October 15, 2015, was the first time that I heard of Pregnancy and Infant Loss Awareness Day. I had never had a miscarriage or lost a baby. Scrolling through my Facebook Newsfeed, I noticed that a few of my friends had marked the day by sharing the names of babies they had lost in miscarriage and the dates that they would have expected these children into their lives. One particular post from a college friend resonated with me because I didn’t know that she had miscarried; her post was her first public announcement of her loss. Eight weeks pregnant myself, I privately reached out to her, sending my condolences for her loss. She responded with a heartfelt message about her story, and with the encouraging news that she was pregnant once again. I confided to her that I was terrified of miscarriage with my pregnancy, even though I had delivered three healthy boys before with no problems or losses. We commiserated about the anxiety that the first trimester holds for so many women.
Ten days later, my bleeding began, and I knew. On my way to the hospital to confirm my miscarriage, I messaged that same friend. Hours later, I learned that I had I lost my baby in the same gestational week that she lost hers, near the end of the first trimester. My friend proved to be a constant support during the agonizing months that followed–she, a friend who I had all but lost contact with apart from occasionally “liking” one another’s posts on Facebook. The connection that I feel with this friend now is strong and permanent.
Since last October, my friend has gone on to give birth to a beautiful and healthy baby boy. In February of this year, my husband and I also learned that I was once again pregnant. I was hopeful, because how could I not be? However, I was also terrified. My fears ran deep, particularly in the first half of this pregnancy. We weren’t sure what had caused our miscarriage last fall, and so we didn’t know of any preventative measures to take. What if I miscarried again? My miscarriage had morphed into a physical emergency, resulting in emergency rooms, surgery, and transfusions. What if the same medical complications occurred again? What if we had pushed our luck too far and a fourth child just wasn’t meant to be? What if I chose to love and then lost again? Losing my unborn baby had been the greatest calamity of my life.
So far, things have been different with this pregnancy and baby has thrived. As of this writing I am 33 weeks pregnant, and we are expecting our fourth boy (to be named Jude) nearly to the date that we lost our baby last October. Sometimes it gives me chills just thinking about it. Undoubtedly, the emotional framework of this pregnancy has been complicated, and at times I haven’t known how to handle it well. As the weeks have passed, I have held Jude emotionally at arm’s length. My instinctual self-protection kicked in good and hard. I have smiled knowing that I am pregnant, but I have refused to allow myself to love Jude deeply for fear that he might not be here to stay.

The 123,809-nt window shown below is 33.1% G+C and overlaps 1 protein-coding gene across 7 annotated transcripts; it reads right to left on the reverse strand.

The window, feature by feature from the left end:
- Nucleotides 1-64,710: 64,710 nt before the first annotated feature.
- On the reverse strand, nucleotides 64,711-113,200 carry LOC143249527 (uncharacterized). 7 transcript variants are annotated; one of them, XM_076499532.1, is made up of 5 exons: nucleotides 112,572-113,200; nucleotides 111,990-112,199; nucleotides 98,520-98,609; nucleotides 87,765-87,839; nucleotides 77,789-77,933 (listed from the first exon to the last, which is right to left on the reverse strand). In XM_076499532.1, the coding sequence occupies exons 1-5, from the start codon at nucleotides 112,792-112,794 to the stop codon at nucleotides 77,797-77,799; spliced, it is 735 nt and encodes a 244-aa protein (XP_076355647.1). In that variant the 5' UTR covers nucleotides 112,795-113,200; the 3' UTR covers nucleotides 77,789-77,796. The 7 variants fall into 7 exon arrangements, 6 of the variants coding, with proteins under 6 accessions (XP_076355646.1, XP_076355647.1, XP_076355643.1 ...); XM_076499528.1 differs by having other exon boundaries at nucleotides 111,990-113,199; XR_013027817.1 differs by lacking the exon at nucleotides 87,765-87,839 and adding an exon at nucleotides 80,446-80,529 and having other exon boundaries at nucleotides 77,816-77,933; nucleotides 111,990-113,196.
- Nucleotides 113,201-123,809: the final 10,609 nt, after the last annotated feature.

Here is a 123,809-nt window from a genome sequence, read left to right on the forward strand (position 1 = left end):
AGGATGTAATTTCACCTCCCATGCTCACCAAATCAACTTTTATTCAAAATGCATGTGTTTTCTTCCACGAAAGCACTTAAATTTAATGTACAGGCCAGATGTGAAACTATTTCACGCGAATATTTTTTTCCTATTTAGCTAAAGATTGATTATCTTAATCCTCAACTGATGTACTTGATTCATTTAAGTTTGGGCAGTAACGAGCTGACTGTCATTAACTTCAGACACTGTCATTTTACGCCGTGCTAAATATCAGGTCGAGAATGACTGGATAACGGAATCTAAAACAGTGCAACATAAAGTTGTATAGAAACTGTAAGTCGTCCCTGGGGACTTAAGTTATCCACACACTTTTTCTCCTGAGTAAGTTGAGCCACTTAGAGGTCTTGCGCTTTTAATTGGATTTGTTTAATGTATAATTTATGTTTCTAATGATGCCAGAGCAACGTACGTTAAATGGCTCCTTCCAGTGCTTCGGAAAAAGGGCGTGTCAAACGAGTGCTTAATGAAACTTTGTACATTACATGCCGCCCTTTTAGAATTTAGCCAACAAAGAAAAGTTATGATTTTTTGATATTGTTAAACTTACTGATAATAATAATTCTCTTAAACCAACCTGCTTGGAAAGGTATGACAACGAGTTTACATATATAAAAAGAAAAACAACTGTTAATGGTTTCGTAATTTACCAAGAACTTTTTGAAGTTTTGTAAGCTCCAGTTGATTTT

And then what?
My heart might not be able to handle the loss of another unborn son. With previous pregnancies I have spent quiet time savoring the future, imagining the intimate moments of middle-of-the-night feedings, how he might look, how he would smell, how it would feel when he rested his little bum on top of my arm while nestling his face into my neck.
This time, I can’t give myself the freedom to imagine.
In 33 weeks of pregnancy, I have allowed myself this kind of daydreaming only once, for about ten minutes, before shutting it down and returning to business as usual. I feel guilty for not having bonded more, but I think I just can’t help it. I want to fall totally and completely in love this very minute, like I did with all of my other boys before they were born, but I don’t know how to with Jude.
Friends have reassured me that the moment Jude is born, this will all wash away and the love will hit me full-force, once he is safe and sound in my arms. Probably my friends are right, but the uncertainty in the meantime is unsettling. Alternatively, with each milestone of the pregnancy that we have reached, I feel a deep joy and relief that I never felt with my other pregnancies. I have left ultrasounds and doctors’ offices with tears of happiness that I never shed in years past.
I’m interested in hearing the experiences of other mothers who have miscarried or lost babies and then had subsequent pregnancies. Did you run the emotional gamut as well? Did you find yourself guarded, or was it easier to love right off the bat? Did you embrace the pregnancy with all of its risks and rewards, or did you find yourself stuffing it down and attending to daily life, taking it one day at a time until the baby either made it or didn’t? Did all of the prenatal milestones you reached seem sweeter?
The support of other women can be so solacing and strengthening. I think of my friend, who dared to reach out into her Facebook populace to speak her heart, and through her courage she changed my life for the better. She and I are sealed together in our losses, but we are also linked in our joys. So dear reader, let me share hugs and encouragement with you. Whatever your emotional and physical responses have been to your “rainbow” pregnancies, know that there is at least one other woman out there who has spent significant time trying to figure out what to feel–and how to feel it.